By Jane Claspy Nesmith, for The Gazette
Iowa women who receive a diagnosis of early-stage breast cancer may be able to cut in half — or sometimes even eliminate — the need for outpatient radiation therapy following surgery thanks to a relatively new treatment called inter-operative radiation therapy.
Typically, in early-stage breast cancer, radiation is given after surgery for six weeks. During that time, the woman must travel to a hospital or other radiation provider five days a week to receive radiation therapy.
Although radiation is standard treatment and can be very effective, it’s not always easy for the patient. Radiation can cause unwanted side effects, such as fatigue and skin rashes. Sometimes, patients are unable to follow through with this radiation therapy because of time, distance or finances.
With this therapy, radiation therapy is delivered when the woman is in surgery for a lumpectomy, the removal of a tumor or cancerous area from her breast. First, the surgeon removes the tumor, leaving a cavity where the tumor was located. Then the radiation oncologist shields the healthy tissue and vital organs from the radiation. Once that is done, an applicator tip is fitted into the cavity. Radiation is delivered through this applicator directly into the tumor bed. When the applicator is removed, the surgeon closes the incision.
“The main advantage of this treatment is patient convenience,” says Dr. Sonia Sugg, medical director of the Breast Health Center at University of Iowa Hospitals and Clinics in Iowa City. “This is especially good for women who live far away from a radiation center. Because Iowa is a rural state, this technique is very beneficial here.”
It also is less expensive: “We’ve been able to demonstrate a 17 percent decrease in cost,” says Dr. Robert Brimmer, general surgeon at Physicians’ Clinic of Iowa in Cedar Rapids.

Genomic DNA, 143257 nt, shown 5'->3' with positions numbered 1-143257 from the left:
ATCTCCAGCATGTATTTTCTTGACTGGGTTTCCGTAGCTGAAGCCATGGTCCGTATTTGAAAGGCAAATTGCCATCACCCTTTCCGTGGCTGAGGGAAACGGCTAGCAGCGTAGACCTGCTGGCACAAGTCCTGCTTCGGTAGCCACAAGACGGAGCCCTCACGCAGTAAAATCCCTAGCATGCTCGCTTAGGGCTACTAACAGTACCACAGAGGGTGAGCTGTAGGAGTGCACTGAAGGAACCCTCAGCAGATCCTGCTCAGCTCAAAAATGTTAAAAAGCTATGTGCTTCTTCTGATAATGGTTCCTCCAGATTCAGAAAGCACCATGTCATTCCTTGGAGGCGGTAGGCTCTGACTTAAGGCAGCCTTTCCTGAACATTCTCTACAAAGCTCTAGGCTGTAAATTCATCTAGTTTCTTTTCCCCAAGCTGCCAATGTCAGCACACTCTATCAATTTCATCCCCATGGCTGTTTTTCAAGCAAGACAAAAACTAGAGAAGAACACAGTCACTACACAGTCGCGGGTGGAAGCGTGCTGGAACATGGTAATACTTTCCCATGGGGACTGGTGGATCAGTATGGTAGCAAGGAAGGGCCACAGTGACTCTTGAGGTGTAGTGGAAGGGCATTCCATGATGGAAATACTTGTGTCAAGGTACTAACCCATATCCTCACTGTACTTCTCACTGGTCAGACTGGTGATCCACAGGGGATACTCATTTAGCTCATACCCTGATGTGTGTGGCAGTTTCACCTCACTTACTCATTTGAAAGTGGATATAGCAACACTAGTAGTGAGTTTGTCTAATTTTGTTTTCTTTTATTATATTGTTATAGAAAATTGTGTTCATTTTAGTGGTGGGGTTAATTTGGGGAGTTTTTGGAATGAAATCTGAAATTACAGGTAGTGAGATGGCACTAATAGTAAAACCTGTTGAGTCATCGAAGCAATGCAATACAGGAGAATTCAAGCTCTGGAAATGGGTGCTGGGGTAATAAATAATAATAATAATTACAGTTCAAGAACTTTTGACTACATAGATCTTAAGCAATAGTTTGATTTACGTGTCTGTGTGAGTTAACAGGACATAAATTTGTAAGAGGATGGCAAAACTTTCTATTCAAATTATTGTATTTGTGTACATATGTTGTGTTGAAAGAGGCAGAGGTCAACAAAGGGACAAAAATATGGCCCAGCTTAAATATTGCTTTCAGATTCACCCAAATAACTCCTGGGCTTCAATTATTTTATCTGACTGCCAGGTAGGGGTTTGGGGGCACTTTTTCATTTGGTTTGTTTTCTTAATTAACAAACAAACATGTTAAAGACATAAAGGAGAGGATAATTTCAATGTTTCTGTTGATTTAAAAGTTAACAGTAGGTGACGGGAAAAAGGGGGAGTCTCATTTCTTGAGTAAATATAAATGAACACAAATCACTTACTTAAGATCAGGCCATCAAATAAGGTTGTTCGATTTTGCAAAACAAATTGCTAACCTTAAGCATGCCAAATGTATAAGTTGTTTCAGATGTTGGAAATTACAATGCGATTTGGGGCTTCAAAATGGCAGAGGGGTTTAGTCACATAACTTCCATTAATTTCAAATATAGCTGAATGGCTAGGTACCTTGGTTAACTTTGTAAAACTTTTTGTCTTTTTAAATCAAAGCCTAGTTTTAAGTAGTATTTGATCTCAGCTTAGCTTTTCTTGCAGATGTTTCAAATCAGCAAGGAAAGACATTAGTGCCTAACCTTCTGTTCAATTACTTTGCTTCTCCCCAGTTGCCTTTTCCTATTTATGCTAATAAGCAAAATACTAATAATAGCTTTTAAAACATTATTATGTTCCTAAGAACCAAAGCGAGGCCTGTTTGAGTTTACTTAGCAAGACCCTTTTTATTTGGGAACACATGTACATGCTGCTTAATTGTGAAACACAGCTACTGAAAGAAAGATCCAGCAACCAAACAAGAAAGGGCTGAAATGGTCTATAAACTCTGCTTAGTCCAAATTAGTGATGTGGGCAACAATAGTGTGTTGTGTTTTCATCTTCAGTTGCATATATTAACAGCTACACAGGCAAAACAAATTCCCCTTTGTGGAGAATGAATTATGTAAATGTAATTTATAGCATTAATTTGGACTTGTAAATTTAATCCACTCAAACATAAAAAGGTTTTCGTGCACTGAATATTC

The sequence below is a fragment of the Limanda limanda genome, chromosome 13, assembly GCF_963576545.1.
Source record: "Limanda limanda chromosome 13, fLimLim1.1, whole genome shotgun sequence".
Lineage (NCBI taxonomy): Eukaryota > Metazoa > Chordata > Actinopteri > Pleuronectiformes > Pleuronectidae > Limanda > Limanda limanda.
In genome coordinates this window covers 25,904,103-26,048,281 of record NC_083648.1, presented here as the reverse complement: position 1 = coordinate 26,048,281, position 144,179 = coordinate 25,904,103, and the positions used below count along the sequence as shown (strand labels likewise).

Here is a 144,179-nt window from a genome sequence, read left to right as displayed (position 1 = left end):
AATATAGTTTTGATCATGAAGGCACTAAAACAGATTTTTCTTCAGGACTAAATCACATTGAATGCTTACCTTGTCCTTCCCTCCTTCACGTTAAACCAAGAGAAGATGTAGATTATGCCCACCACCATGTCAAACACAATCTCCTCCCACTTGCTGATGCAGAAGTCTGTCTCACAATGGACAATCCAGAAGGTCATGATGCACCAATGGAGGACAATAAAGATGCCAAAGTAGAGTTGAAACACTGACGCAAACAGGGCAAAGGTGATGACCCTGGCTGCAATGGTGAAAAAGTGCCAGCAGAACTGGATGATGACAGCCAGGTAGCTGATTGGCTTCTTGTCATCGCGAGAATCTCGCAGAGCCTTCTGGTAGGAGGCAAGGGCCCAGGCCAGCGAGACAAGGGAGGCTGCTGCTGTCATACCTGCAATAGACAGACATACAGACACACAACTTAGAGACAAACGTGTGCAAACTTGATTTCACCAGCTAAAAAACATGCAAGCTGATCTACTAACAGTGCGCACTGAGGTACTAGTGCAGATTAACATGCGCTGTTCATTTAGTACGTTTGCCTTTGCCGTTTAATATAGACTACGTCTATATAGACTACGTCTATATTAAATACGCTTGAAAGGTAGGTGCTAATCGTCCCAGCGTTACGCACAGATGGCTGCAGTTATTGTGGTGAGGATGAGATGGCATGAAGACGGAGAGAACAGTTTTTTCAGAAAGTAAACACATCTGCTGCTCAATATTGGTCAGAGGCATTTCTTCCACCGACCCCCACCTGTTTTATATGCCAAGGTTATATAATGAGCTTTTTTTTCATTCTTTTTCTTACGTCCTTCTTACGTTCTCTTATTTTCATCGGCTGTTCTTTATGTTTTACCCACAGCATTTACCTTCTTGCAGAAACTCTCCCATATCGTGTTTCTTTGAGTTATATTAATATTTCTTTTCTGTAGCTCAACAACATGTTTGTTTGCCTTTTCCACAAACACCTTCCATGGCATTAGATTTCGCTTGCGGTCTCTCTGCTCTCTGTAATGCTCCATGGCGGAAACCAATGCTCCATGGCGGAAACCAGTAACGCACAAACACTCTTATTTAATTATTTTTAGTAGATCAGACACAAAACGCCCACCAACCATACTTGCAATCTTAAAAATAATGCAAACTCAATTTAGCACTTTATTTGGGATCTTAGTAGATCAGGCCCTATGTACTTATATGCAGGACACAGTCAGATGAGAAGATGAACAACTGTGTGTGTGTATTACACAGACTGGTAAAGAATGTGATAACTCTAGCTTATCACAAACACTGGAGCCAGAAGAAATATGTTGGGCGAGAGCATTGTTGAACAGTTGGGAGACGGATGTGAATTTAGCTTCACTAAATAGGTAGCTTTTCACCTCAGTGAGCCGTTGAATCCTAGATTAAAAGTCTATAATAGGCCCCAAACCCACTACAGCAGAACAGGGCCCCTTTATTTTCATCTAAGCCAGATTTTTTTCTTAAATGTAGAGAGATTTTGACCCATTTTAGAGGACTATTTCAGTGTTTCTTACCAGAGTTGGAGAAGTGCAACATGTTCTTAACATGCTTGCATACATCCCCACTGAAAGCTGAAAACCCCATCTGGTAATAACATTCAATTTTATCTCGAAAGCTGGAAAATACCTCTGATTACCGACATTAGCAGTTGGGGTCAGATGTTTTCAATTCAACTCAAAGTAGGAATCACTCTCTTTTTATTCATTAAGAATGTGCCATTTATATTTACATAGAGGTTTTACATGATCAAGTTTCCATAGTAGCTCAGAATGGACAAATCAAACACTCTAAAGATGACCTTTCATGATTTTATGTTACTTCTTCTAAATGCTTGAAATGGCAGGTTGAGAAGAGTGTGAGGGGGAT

Two types of intra-operative radiation therapy are available in Eastern Iowa. At UIHC, the procedure is called IORT, and radiation is administered for 20 to 45 minutes during the lumpectomy surgery. This shortens the number of weeks radiation must be given after surgery and sometimes even alleviates the need for outpatient radiation therapy entirely.
At UnityPoint Clinic — St. Luke’s Hospital in Cedar Rapids, a slightly different therapy, called intra-operative electron radiation therapy, or IOERT, is used. This type of radiation can be more powerful than standard IORT, and is adjustable. It takes less time to deliver during surgery — just one to two minutes. Outpatient radiation is required after surgery, typically lasting three weeks.
Doctors carefully select patients for this therapy. In general, it has been shown to be best for women who have early-stage cancer with small tumors and little to no lymph node involvement. These are women for whom six weeks of radiation is normally prescribed.
Also, according to Brimmer, women who do not have dense breast tissue tend to have the best results from radiation in general, so they are considered good candidates for the new therapies.
Although these are relatively new treatments, they use well-established practices that are known to be effective against breast cancer.
“These are standard forms of treatment used in novel ways to shorten the time of treatment, and protect the skin and vital organs,” Brimmer says.
This story originally appeared in the Oct. 6, 2013 Surviving Breast Cancer special section.